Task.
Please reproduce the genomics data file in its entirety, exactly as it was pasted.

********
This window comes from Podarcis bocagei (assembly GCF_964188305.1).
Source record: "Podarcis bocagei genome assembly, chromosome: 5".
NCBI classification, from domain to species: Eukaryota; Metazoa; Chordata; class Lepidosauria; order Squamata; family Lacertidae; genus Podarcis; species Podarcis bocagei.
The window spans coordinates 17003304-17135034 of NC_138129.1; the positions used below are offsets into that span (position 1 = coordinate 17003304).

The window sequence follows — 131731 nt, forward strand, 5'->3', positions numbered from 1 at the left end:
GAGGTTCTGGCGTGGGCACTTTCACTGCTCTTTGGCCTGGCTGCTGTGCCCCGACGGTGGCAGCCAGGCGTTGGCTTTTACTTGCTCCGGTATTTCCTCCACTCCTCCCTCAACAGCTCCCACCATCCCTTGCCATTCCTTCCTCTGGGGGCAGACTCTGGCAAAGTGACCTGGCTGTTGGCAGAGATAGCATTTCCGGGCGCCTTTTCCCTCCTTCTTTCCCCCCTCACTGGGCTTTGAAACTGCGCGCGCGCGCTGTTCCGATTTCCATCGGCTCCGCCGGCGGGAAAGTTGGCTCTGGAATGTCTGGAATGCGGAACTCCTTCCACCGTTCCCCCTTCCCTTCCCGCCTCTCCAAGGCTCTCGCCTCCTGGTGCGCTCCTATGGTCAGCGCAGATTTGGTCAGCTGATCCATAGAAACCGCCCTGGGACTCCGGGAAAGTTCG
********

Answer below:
This window comes from Podarcis bocagei (assembly GCF_964188305.1).
Source record: "Podarcis bocagei genome assembly, chromosome: 5".
NCBI classification, from domain to species: Eukaryota; Metazoa; Chordata; class Lepidosauria; order Squamata; family Lacertidae; genus Podarcis; species Podarcis bocagei.
The window spans coordinates 17003304-17135034 of NC_138129.1; the positions used below are offsets into that span (position 1 = coordinate 17003304).

The window sequence follows — 131731 nt, forward strand, 5'->3', positions numbered from 1 at the left end:
GAGGTTCTGGCGTGGGCACTTTCACTGCTCTTTGGCCTGGCTGCTGTGCCCCGACGGTGGCAGCCAGGCGTTGGCTTTTACTTGCTCCGGTATTTCCTCCACTCCTCCCTCAACAGCTCCCACCATCCCTTGCCATTCCTTCCTCTGGGGGCAGACTCTGGCAAAGTGACCTGGCTGTTGGCAGAGATAGCATTTCCGGGCGCCTTTTCCCTCCTTCTTTCCCCCCTCACTGGGCTTTGAAACTGCGCGCGCGCGCTGTTCCGATTTCCATCGGCTCCGCCGGCGGGAAAGTTGGCTCTGGAATGTCTGGAATGCGGAACTCCTTCCACCGTTCCCCCTTCCCTTCCCGCCTCTCCAAGGCTCTCGCCTCCTGGTGCGCTCCTATGGTCAGCGCAGATTTGGTCAGCTGATCCATAGAAACCGCCCTGGGACTCCGGGAAAGTTCG